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Marijuana legalization must make War on Drugs’ victims whole before companies profit

Marijuana legalization must make War on Drugs’ victims whole before companies profit

Simon Moya-Smith

For years, the rich, white and powerful have demonized marijuana and those who smoke it, eat it or dribble CBD oil in their tea. They labeled it a “gateway drug”; limited research into its medicinal uses; designed and implemented policies that over-criminalized its possession (88 percent of marijuana arrests between 2001 and 2010 were for possession, and marijuana represented 46 percent of all drug arrests in the United States); and disproportionately targeted black and brown people for arrest. Ronald Reagan fear mongered in 1980 that “marijuana — pot, grass, whatever you want to call it — is probably the most dangerous drug in the United States.” Now-former Attorney General Jeff Sessions said as recently as 2016 that “good people don’t smoke marijuana.”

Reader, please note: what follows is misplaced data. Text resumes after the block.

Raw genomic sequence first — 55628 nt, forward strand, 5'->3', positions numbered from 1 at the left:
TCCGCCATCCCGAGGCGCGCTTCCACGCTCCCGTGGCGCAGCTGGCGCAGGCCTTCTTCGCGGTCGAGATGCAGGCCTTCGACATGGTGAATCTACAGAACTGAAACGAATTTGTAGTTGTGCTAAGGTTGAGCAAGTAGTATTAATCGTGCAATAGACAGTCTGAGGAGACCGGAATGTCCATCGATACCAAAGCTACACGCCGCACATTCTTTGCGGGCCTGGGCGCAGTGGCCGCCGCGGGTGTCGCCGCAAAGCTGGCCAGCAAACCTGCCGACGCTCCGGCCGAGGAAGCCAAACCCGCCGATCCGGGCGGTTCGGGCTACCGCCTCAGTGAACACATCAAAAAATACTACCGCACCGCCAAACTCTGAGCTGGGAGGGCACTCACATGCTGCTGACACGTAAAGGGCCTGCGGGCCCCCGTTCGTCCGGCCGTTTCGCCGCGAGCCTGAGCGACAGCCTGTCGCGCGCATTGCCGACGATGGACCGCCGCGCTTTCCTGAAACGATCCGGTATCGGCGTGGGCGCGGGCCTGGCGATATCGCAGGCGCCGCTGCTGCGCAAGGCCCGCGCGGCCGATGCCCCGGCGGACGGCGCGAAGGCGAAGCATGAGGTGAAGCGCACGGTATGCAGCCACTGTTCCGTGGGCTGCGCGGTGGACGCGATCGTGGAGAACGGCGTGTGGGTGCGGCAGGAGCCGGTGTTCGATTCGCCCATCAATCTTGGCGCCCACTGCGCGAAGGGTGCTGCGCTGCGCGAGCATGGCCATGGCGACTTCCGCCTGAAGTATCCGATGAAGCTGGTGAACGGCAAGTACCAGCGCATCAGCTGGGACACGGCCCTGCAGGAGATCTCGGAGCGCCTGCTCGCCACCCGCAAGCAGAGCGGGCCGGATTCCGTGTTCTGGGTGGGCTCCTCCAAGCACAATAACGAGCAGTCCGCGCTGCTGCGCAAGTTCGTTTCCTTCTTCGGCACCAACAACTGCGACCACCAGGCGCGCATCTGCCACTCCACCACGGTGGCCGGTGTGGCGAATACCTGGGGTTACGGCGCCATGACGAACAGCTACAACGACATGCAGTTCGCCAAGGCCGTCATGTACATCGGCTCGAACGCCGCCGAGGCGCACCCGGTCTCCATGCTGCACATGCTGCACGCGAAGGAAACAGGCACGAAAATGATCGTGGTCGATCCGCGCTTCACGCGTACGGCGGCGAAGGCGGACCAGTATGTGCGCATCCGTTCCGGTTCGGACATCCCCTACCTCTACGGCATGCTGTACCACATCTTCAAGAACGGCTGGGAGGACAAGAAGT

But these days, the rich white elite are planning to wildly capitalize on the psychoactive plant. (And I’m not just talking about former Republican House Speaker John Boehner, who declared himself “unalterably opposed” to legalization in 2011 only to join the board of a marijuana company in 2018.)

Marijuana legalization must make War on Drugs’ victims whole before companies profit






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